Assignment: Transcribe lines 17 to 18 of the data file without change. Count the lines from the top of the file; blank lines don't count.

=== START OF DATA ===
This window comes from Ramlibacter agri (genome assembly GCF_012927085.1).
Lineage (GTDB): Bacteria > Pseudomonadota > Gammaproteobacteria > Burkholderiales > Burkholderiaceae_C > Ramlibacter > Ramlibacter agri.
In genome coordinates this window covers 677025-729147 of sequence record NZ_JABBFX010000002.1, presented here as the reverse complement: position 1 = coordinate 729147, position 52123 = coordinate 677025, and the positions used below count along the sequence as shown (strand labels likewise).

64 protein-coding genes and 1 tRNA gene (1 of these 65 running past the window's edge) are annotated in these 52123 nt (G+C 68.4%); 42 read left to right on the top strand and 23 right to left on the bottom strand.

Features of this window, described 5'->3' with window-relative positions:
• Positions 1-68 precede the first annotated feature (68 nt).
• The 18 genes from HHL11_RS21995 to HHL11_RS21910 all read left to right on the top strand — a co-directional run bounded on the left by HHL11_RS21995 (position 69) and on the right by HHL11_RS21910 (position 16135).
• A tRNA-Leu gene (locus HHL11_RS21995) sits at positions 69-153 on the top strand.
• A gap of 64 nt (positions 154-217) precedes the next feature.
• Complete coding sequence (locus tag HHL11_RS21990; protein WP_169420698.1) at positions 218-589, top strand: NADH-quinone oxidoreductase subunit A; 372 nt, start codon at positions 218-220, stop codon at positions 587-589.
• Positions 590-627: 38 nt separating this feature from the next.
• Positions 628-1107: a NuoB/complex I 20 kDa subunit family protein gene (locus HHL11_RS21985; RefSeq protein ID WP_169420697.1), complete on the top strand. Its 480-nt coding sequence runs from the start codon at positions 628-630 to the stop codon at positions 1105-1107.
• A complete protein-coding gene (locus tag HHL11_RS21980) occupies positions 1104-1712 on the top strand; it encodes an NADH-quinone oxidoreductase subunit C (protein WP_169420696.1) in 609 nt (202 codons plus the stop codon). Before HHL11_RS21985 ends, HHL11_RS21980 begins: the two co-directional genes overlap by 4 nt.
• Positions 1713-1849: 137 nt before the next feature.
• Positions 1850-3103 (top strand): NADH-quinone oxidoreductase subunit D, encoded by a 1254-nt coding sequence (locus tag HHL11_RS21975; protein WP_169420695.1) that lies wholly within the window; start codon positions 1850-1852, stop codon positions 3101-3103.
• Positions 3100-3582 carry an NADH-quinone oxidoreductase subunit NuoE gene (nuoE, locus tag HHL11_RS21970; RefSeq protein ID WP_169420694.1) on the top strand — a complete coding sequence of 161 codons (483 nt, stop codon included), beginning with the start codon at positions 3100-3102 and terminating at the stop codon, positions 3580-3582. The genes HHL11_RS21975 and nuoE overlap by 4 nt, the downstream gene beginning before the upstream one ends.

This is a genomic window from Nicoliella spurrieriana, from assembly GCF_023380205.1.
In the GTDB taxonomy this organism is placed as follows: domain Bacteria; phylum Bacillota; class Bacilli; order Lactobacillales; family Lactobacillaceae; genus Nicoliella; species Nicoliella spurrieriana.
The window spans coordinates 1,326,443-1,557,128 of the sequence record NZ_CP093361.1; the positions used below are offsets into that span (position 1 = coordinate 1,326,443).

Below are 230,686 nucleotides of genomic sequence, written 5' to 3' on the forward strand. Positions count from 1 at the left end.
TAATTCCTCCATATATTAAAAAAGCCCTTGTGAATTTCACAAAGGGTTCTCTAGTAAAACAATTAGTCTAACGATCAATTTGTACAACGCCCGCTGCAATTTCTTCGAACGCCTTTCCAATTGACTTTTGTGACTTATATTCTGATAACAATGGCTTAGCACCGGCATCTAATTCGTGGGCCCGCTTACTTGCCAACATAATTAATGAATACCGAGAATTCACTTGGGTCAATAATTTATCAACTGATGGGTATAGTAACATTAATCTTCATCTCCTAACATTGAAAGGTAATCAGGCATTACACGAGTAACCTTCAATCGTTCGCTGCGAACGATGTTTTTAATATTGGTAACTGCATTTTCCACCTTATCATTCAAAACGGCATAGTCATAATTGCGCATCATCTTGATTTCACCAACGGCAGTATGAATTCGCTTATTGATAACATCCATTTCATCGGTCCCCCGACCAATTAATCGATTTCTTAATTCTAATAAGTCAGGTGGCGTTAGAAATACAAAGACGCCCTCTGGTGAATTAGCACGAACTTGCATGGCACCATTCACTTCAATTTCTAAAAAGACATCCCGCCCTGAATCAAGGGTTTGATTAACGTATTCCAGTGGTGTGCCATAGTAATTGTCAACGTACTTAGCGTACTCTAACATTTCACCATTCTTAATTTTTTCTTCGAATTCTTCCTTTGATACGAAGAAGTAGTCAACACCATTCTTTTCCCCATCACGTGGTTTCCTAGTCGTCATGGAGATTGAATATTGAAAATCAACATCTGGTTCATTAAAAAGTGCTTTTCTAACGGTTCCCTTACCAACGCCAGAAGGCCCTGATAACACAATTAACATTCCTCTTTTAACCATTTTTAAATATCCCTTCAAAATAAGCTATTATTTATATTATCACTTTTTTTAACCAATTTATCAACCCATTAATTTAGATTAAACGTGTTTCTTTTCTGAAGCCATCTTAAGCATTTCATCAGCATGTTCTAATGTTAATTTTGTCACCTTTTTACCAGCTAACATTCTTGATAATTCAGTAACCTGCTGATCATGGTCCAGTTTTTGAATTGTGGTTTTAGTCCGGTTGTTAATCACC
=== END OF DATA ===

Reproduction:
This is a genomic window from Nicoliella spurrieriana, from assembly GCF_023380205.1.
In the GTDB taxonomy this organism is placed as follows: domain Bacteria; phylum Bacillota; class Bacilli; order Lactobacillales; family Lactobacillaceae; genus Nicoliella; species Nicoliella spurrieriana.